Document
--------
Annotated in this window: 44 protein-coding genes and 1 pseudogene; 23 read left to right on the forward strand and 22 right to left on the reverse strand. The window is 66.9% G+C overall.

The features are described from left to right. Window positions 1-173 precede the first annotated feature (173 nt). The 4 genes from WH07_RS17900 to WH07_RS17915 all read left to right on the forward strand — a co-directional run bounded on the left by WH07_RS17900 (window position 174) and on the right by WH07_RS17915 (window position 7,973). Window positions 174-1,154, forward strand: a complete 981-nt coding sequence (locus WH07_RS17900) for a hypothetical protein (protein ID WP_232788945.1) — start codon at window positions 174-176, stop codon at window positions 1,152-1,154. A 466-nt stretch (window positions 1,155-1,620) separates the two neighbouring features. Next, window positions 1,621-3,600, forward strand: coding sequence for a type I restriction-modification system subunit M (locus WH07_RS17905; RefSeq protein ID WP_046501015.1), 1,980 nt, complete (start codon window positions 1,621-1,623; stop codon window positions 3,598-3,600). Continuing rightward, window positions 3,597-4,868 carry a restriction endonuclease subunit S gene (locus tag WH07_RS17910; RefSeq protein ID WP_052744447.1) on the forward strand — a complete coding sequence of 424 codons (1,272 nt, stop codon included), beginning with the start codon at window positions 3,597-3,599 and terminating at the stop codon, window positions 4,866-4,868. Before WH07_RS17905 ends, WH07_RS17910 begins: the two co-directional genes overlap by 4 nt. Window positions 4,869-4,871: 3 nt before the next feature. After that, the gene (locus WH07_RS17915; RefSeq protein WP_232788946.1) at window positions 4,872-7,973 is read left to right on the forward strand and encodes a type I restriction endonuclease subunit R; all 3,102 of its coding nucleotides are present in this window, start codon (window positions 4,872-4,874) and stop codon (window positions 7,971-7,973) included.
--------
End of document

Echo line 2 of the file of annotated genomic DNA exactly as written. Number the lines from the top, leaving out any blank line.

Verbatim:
The features are described from left to right. Window positions 1-173 precede the first annotated feature (173 nt). The 4 genes from WH07_RS17900 to WH07_RS17915 all read left to right on the forward strand — a co-directional run bounded on the left by WH07_RS17900 (window position 174) and on the right by WH07_RS17915 (window position 7,973). Window positions 174-1,154, forward strand: a complete 981-nt coding sequence (locus WH07_RS17900) for a hypothetical protein (protein ID WP_232788945.1) — start codon at window positions 174-176, stop codon at window positions 1,152-1,154. A 466-nt stretch (window positions 1,155-1,620) separates the two neighbouring features. Next, window positions 1,621-3,600, forward strand: coding sequence for a type I restriction-modification system subunit M (locus WH07_RS17905; RefSeq protein ID WP_046501015.1), 1,980 nt, complete (start codon window positions 1,621-1,623; stop codon window positions 3,598-3,600). Continuing rightward, window positions 3,597-4,868 carry a restriction endonuclease subunit S gene (locus tag WH07_RS17910; RefSeq protein ID WP_052744447.1) on the forward strand — a complete coding sequence of 424 codons (1,272 nt, stop codon included), beginning with the start codon at window positions 3,597-3,599 and terminating at the stop codon, window positions 4,866-4,868. Before WH07_RS17905 ends, WH07_RS17910 begins: the two co-directional genes overlap by 4 nt. Window positions 4,869-4,871: 3 nt before the next feature. After that, the gene (locus WH07_RS17915; RefSeq protein WP_232788946.1) at window positions 4,872-7,973 is read left to right on the forward strand and encodes a type I restriction endonuclease subunit R; all 3,102 of its coding nucleotides are present in this window, start codon (window positions 4,872-4,874) and stop codon (window positions 7,971-7,973) included.